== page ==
Under Fire

 
Hidden Fire by Jo Davis
(Signet Eclipse, $6.99, R) ISBN 978-0-451-22865-9
****
Hidden Fire by Jo Davis was a surprisingly sweet, super hot love story between completely mismatched people.

Grace McKenna is a defense attorney, a perfectionist who’s known as an ice queen while she struggles with attaining her own high standards and maintaining prickly personal relationships.  The only person Grace is really close to is her sister Kat, who was the heroine in Davis’ first “Firefighters of Station Five” novel, Trial By Fire.  Kat and her husband Howard, a firefighter, have introduced Grace to Julian Salvatore, another firefighter at the station. Howard warned Julian against hurting Grace, but he shouldn’t have worried.  Aside from one kiss months ago, Grace hasn’t returned his calls and he’s pretty much given up the fight for her attention.

Then one day, on a routine fire call, Julian runs into Grace who’s having lunch with a new client she’s defending, Derek Vines. Julian’s mysterious past comes roaring back, and Vines features prominently in the shadowy, terrible memories that he doesn’t share.

Julian is a super sexy Latin man completely in touch with his wants and needs. No one knows that he covers the pain of disappointing his family and some awful teenage experiences behind his sarcastic wit and loner behavior. 

Then, Julian gets injured on the job, and when Grace hears about it from Kat, she knows it’s time to shake off her procrastination and see Julian again. Even bruised, beat-up and exhausted, Julian is sweet, attractive, and amazingly open with his feelings and thoughts.  After a couple of afternoons together, Grace is so tempted to take their relationship to a more serious level, and it scares her badly. Julian’s told her he’s willing to be friends and wait until she’s ready, but Grace doesn’t know how or when that will happen.

Grace learns some ugly truths about her client Derek Vines, while Julian follows the trail of his work injury and finds that the accident might have been intentional. He begins to trace the mysterious trail of events and comes to the conclusion that his painful past is rising up.  He shares some of his suspicions with Grace, but doesn’t want her to know his terrible secrets.  Unfortunately, Derek Vines is involved with Julian’s past all the way up to his neck and he doesn’t want any of it to come to light either.  He and his partners just might be willing to find a way to silence Julian forever, and Grace too, if she gets in the way.

Hidden Fire is the third novel in the Firefighters of Station Five series, and I’m a big fan.  The first two novels are wonderful, and have a permanent home on my keeper shelf and this book will go and live beside them. I loved reading Julian’s story – because although he’s mentioned in the first two books, he’s really an enigma.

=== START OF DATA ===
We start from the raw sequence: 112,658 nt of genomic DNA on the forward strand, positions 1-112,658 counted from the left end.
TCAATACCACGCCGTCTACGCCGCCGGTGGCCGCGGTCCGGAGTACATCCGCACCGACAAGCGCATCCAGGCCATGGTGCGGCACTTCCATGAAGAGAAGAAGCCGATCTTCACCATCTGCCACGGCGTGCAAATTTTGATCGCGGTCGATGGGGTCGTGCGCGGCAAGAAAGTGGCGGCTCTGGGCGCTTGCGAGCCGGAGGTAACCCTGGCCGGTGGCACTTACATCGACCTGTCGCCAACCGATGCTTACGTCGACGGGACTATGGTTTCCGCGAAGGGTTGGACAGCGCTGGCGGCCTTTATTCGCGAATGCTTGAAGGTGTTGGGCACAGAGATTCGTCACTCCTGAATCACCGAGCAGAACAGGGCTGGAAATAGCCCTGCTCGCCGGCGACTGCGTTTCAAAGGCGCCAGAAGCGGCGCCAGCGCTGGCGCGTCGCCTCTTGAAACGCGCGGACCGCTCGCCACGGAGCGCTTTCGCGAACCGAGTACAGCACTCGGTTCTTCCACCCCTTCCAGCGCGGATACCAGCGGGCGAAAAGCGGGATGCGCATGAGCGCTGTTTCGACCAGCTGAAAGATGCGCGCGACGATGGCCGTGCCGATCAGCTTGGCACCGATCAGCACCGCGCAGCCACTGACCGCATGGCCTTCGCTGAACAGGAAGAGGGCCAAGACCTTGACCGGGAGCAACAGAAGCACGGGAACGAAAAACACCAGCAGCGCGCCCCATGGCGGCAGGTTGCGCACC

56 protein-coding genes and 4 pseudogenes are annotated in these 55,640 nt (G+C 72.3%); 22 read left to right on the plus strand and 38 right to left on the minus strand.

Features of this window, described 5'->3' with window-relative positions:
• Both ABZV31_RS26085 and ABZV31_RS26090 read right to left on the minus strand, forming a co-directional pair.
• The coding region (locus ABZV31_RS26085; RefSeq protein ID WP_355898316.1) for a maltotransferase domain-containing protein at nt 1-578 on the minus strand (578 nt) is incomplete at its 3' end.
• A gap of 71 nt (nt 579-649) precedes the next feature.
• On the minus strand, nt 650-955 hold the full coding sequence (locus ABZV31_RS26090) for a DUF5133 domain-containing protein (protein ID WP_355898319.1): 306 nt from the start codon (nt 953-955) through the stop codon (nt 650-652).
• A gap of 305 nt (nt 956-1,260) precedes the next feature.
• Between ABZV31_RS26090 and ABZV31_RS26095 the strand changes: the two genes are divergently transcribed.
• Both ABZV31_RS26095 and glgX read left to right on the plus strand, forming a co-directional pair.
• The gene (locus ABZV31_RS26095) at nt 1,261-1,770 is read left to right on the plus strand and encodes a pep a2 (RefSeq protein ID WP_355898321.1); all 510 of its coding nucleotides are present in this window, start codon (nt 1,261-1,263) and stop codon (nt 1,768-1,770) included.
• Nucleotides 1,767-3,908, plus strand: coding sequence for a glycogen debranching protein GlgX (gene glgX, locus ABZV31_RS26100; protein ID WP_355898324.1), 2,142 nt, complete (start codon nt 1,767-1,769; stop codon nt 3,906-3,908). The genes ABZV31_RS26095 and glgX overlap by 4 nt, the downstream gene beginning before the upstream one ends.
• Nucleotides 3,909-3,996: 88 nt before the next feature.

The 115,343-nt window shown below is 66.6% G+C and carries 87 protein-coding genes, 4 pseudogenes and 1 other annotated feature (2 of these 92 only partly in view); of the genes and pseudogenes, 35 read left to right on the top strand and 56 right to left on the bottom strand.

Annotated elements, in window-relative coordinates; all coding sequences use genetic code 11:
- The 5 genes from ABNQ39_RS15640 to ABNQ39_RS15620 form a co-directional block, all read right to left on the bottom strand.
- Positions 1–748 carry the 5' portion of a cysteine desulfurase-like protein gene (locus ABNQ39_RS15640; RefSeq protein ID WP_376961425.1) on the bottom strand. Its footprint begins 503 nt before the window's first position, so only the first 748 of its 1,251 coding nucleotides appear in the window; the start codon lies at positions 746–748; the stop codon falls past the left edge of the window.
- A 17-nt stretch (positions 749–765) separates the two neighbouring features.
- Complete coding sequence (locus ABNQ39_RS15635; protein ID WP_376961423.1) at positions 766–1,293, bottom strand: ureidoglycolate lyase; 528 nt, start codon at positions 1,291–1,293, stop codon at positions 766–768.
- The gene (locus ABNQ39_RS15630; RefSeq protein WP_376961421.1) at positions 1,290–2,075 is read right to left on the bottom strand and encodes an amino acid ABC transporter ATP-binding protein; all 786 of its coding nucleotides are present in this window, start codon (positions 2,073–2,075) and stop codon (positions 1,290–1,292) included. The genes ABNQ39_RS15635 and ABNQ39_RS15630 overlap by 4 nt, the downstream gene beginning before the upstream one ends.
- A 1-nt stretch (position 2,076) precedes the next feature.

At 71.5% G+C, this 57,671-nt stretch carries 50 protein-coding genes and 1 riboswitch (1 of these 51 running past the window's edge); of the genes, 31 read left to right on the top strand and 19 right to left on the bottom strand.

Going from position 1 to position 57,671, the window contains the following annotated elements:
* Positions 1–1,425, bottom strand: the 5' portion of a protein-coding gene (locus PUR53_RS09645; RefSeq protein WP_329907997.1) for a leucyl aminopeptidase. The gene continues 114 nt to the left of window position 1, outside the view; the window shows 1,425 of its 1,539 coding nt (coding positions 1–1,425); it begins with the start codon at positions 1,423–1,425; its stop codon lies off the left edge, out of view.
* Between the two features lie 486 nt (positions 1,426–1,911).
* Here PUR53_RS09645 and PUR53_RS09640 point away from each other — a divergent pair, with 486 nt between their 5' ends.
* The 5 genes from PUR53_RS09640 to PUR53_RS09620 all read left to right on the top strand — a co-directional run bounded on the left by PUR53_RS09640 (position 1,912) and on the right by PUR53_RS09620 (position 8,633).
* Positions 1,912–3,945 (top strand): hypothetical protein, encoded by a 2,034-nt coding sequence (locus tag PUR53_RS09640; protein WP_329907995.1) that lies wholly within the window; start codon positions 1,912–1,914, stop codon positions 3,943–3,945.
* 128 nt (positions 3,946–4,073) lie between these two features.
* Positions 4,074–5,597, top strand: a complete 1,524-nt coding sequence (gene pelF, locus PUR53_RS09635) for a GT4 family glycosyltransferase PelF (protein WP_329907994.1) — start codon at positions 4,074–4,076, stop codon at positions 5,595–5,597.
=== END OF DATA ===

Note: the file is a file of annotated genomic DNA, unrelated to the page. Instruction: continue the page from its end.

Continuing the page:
I loved Julian – he’s one of the best heroes I have read in a long time. Julian is sexy, slick, charming, and fun. That’s not too surprising. What did shock me is his emotional depth.  Julian is honest, heart-wrenchingly emotional and real. He speaks beautifully, but his pretty compliments are heartfelt and raw. Julian’s tough past and shame about his decisions ring true and add additional depth to his story.

Grace is an alpha female, which I appreciated. She pushes herself very hard, is a professional and a hard worker in a male-dominated field. She’s honest about her limitations, which is refreshing and there surely isn’t any dumb, naïve, innocent overtone to her personality. In my opinion, the naïve heroine is way overdone in romances, and I’m so glad that Grace doesn’t fit that mold.  On the downside, Grace is completely emotionally unavailable, even when she seems to be opening up to Julian on paper, it doesn’t seem genuine.  She takes the ice queen persona to an all-new level, and she came off to me as a very cold person overall. There were a handful of moments when I like Grace, but in general I wondered what a great guy like Julian wanted with a cold fish like her.

The guys of Station 5 were fun and entertaining as usual. I especially loved the intervention that played out for alcoholic fire captain Sean, which was emotional and honestly written.

Also, a great big bravo to Davis for writing a truly scary villain and an excellent mystery that wove between the present of the love story and Julian’s past.  It was so interesting that it didn’t seem at all like a background plot to move the story along; it flowed seamlessly and added huge interest for me.

Hidden Fire is a great read, much recommended.  If you want a hot firefighter in your room for the night, grab a copy and tuck right in with no regrets.  

--Amy Wroblewsky


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